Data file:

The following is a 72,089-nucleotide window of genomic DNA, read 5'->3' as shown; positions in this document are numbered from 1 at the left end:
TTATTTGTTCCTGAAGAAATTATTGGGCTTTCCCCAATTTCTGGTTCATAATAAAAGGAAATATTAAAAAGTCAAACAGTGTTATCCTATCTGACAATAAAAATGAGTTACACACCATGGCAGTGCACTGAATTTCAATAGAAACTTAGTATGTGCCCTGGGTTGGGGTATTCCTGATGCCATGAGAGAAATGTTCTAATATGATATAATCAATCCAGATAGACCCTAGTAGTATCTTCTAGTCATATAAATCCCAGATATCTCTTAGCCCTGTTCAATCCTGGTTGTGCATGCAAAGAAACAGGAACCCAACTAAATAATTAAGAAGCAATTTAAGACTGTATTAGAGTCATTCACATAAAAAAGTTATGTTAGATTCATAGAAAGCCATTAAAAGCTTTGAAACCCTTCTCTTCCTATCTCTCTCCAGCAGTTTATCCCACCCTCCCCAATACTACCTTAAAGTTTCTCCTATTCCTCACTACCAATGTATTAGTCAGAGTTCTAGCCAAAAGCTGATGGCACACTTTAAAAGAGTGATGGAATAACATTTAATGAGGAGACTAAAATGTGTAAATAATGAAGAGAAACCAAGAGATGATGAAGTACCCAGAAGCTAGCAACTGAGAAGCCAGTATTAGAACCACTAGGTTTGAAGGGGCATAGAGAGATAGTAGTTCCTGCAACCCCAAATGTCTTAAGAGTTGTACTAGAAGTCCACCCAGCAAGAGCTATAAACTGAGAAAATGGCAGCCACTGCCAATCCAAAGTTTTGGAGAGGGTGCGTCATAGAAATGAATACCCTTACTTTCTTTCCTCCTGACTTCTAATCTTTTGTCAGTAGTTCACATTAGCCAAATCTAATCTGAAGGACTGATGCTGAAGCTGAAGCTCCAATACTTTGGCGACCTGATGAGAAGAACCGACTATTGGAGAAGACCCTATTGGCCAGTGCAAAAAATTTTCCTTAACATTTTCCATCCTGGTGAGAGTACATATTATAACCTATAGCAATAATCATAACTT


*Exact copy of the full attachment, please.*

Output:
The following is a 72,089-nucleotide window of genomic DNA, read 5'->3' as shown; positions in this document are numbered from 1 at the left end:
TTATTTGTTCCTGAAGAAATTATTGGGCTTTCCCCAATTTCTGGTTCATAATAAAAGGAAATATTAAAAAGTCAAACAGTGTTATCCTATCTGACAATAAAAATGAGTTACACACCATGGCAGTGCACTGAATTTCAATAGAAACTTAGTATGTGCCCTGGGTTGGGGTATTCCTGATGCCATGAGAGAAATGTTCTAATATGATATAATCAATCCAGATAGACCCTAGTAGTATCTTCTAGTCATATAAATCCCAGATATCTCTTAGCCCTGTTCAATCCTGGTTGTGCATGCAAAGAAACAGGAACCCAACTAAATAATTAAGAAGCAATTTAAGACTGTATTAGAGTCATTCACATAAAAAAGTTATGTTAGATTCATAGAAAGCCATTAAAAGCTTTGAAACCCTTCTCTTCCTATCTCTCTCCAGCAGTTTATCCCACCCTCCCCAATACTACCTTAAAGTTTCTCCTATTCCTCACTACCAATGTATTAGTCAGAGTTCTAGCCAAAAGCTGATGGCACACTTTAAAAGAGTGATGGAATAACATTTAATGAGGAGACTAAAATGTGTAAATAATGAAGAGAAACCAAGAGATGATGAAGTACCCAGAAGCTAGCAACTGAGAAGCCAGTATTAGAACCACTAGGTTTGAAGGGGCATAGAGAGATAGTAGTTCCTGCAACCCCAAATGTCTTAAGAGTTGTACTAGAAGTCCACCCAGCAAGAGCTATAAACTGAGAAAATGGCAGCCACTGCCAATCCAAAGTTTTGGAGAGGGTGCGTCATAGAAATGAATACCCTTACTTTCTTTCCTCCTGACTTCTAATCTTTTGTCAGTAGTTCACATTAGCCAAATCTAATCTGAAGGACTGATGCTGAAGCTGAAGCTCCAATACTTTGGCGACCTGATGAGAAGAACCGACTATTGGAGAAGACCCTATTGGCCAGTGCAAAAAATTTTCCTTAACATTTTCCATCCTGGTGAGAGTACATATTATAACCTATAGCAATAATCATAACTT